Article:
The flowers of evil is the poet Baudelaire’s spiritual biography: “In this book I put my whole heart, all my tenderness, all my faith, all my hatred.” It has love and tenderness, beauty and sunshine, sun and ideals. But too little. There is too much coldness and death, darkness and corpses, boredom and wastefulness. The most common philosophical, psychological and existential categories of Baudelaire poetry are: breakaway, hell, boredom, nonsense, nonsense, disappointment, sinfulness, loneliness, despair, clumsiness, disease, dying, death, decomposition, sludge, cliché, carcasses, turbines, cemeteries, worms, smell, love, music, beauty, sun, dusk, ideal.
It’s a bit of Baudelaire’s poetry of light and life, it’s mostly dark and dying. Nothing, nonsense, despair and clumsiness are the dominant feelings and moods. The image of the world in this poetry is too dark and pessimistic. His pessimism will paint the latter poetry of Baudelaire followers from the era of European modern literature.
From this connection of the utter rationality of a Cartesian spirit and extreme irrationality, a terrible depth in Baudelaire’s poems arises. Baudelaire does the same thing that later Kafka will do: in the calmest, most hectic way, he talks about things that stir up anxiety and horror, to present the absurd as something completely normal, to present horror, horror, and bestiality as order, beauty and grace.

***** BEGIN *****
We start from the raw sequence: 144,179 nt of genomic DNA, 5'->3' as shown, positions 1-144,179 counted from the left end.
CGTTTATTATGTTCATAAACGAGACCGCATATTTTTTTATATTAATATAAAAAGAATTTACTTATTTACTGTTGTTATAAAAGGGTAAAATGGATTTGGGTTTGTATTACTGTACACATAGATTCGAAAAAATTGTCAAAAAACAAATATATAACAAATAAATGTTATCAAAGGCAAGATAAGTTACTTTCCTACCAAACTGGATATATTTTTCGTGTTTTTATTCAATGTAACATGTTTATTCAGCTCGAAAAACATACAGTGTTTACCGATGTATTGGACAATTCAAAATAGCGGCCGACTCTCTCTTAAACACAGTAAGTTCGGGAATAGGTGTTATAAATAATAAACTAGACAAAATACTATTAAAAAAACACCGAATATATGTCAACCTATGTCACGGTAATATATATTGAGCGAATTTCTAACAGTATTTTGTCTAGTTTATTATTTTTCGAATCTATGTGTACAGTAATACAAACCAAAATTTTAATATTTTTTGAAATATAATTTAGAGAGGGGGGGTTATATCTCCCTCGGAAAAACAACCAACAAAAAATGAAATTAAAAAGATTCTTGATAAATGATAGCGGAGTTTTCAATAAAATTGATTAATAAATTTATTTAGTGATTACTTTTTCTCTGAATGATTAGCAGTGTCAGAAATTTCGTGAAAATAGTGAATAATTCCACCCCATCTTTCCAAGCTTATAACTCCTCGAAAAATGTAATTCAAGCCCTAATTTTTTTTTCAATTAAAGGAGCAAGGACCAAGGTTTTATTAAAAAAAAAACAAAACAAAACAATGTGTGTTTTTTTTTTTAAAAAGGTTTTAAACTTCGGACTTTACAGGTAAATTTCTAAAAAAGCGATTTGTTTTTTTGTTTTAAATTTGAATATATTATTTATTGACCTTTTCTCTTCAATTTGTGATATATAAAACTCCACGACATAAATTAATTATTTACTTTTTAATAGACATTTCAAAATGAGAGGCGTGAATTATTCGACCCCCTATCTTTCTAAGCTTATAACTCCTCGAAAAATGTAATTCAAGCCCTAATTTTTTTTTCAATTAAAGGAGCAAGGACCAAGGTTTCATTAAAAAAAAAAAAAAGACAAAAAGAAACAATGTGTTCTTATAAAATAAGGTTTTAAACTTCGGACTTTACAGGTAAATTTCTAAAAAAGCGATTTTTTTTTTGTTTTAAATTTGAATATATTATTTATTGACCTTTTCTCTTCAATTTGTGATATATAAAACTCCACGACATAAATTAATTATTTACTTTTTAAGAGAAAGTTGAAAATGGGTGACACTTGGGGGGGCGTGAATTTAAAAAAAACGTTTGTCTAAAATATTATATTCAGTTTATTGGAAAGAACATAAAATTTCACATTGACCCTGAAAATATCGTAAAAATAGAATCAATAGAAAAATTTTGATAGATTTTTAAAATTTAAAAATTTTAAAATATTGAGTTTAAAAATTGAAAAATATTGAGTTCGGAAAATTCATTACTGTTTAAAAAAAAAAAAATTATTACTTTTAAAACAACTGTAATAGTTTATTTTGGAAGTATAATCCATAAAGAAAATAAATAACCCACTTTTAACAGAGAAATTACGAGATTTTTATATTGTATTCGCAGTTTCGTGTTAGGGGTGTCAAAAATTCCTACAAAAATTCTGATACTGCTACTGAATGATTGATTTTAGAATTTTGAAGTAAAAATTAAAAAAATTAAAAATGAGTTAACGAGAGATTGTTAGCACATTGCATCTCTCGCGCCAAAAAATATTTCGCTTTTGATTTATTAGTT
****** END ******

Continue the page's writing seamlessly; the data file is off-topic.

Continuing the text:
Baudelaire’s book of poems made a revolution in poetry: “Flowers of Evil do not contain any historical poetry or legend, nothing that is based on narrative, no philosophical tirade will be revealed, and politics is not here.” Descriptions are rare and always bearers of meaning. But everything is charm, music, powerful and abstract sense… It brings content and shapes, ideas and actions that, in the epoch of modern (symbolism), will get full affirmation. This poetry suggests the role of dreams and irrational worlds in poetry, which will be realized in surrealism. Baudelaire’s poetry left the nucleus and perfection of the form, precision and symbolism of language, the special rhythm and musicality of the lyrics, the gloomy experience of the world and pessimism. Sinesthesia, this most beautiful and richest metaphor, was created in this poetry.
The fate of the poet Baudelaire is strange: in his time he was not understood, nor accepted, he was least famous. But as time passed, his poetry was becoming more and more influential. It seemed that at that time, through his followers Stéphane Mallarmé and Arthur Rimbaud, he reached the zenith of glory. It was not like that. As time goes by, Baudelaire is becoming more and more famous. His rise does not cease, his modernity is contemporary. Andre Jew was undoubtedly right when he said: “Mode passes, critics also, Baudelaire stays.”
To the dearest, fairest woman
Who sets my heart ablaze with light,
To the angel, the immortal idol,
Greetings in immortality!
She permeates my life
Like air impregnated with salt
And into my unsated soul
Pours the taste for the eternal.
Sachet, ever fresh, that perfumes
The atmosphere of a dear nook,
Forgotten censer smoldering
Secretly through the night,
Everlasting love, how can I
Describe you truthfully?
Grain of musk that lies unseen
In the depths of my eternity!
To the dearest, fairest woman
Who is my health and my delight
To the angel, the immortal idol,
Greetings in immortality!